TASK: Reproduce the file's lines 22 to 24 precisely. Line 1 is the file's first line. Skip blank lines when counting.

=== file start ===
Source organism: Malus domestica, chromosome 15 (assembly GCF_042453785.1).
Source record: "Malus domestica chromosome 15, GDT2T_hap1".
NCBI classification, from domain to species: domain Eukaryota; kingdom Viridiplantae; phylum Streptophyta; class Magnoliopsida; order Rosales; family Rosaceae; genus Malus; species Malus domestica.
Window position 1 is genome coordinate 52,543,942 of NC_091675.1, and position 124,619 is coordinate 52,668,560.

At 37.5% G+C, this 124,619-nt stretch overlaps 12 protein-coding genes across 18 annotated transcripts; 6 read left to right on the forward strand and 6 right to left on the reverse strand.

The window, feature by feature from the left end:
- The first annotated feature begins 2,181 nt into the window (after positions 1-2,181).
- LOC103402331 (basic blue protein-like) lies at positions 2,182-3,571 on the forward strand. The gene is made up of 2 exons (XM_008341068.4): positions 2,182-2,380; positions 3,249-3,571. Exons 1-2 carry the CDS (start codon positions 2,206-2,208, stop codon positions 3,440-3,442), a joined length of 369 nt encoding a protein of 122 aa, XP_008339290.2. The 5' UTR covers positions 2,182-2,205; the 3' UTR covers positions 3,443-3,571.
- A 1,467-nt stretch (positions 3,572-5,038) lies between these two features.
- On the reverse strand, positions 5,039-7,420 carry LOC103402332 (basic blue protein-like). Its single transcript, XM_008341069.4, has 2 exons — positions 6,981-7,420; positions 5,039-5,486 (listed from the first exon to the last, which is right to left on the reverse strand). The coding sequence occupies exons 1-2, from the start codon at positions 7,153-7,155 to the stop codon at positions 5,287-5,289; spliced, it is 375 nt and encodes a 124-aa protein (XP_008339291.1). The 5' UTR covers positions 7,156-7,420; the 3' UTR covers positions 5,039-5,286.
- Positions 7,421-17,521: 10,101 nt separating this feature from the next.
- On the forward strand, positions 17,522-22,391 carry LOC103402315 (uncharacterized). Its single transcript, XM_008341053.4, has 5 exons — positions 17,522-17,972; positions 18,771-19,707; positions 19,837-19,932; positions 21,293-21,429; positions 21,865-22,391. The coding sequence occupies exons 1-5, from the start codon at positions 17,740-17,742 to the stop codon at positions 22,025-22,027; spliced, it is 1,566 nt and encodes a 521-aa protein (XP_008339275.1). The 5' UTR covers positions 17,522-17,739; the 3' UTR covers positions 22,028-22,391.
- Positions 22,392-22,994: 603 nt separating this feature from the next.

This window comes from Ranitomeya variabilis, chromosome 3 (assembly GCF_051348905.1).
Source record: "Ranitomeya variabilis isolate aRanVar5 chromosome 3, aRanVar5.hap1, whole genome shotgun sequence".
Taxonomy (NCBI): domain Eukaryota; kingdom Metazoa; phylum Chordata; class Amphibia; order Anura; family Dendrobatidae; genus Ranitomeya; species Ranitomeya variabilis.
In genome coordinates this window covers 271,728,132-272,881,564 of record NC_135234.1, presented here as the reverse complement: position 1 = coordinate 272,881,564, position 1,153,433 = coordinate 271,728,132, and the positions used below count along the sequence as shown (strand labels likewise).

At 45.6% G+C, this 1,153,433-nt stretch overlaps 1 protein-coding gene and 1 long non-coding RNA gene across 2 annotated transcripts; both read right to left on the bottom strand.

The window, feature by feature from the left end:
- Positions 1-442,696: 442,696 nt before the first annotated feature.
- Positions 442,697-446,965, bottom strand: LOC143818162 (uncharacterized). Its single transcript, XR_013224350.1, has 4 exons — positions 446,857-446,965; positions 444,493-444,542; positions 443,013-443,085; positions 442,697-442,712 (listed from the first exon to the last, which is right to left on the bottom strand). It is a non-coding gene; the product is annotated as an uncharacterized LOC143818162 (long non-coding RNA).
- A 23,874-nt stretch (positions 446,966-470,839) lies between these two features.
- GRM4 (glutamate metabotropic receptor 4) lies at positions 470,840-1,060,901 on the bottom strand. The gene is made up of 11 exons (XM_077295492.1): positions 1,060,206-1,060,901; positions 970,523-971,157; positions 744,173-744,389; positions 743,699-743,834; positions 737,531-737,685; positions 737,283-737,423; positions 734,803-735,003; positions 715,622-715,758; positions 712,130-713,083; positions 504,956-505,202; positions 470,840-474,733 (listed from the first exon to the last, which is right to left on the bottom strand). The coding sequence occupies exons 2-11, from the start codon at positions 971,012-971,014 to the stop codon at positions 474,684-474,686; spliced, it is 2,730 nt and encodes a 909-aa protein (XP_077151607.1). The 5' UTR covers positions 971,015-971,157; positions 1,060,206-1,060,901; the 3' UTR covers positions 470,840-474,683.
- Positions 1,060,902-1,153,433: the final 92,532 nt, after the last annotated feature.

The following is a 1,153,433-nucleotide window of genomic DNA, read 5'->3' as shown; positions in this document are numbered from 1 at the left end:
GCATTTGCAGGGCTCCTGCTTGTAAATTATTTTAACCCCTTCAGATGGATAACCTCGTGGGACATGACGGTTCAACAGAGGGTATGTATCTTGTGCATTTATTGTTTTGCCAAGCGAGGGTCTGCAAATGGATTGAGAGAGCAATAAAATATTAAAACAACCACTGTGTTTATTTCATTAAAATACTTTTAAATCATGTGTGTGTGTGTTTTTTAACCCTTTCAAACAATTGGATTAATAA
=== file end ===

- A 23,874-nt stretch (positions 446,966-470,839) lies between these two features.
- GRM4 (glutamate metabotropic receptor 4) lies at positions 470,840-1,060,901 on the bottom strand. The gene is made up of 11 exons (XM_077295492.1): positions 1,060,206-1,060,901; positions 970,523-971,157; positions 744,173-744,389; positions 743,699-743,834; positions 737,531-737,685; positions 737,283-737,423; positions 734,803-735,003; positions 715,622-715,758; positions 712,130-713,083; positions 504,956-505,202; positions 470,840-474,733 (listed from the first exon to the last, which is right to left on the bottom strand). The coding sequence occupies exons 2-11, from the start codon at positions 971,012-971,014 to the stop codon at positions 474,684-474,686; spliced, it is 2,730 nt and encodes a 909-aa protein (XP_077151607.1). The 5' UTR covers positions 971,015-971,157; positions 1,060,206-1,060,901; the 3' UTR covers positions 470,840-474,683.
- Positions 1,060,902-1,153,433: the final 92,532 nt, after the last annotated feature.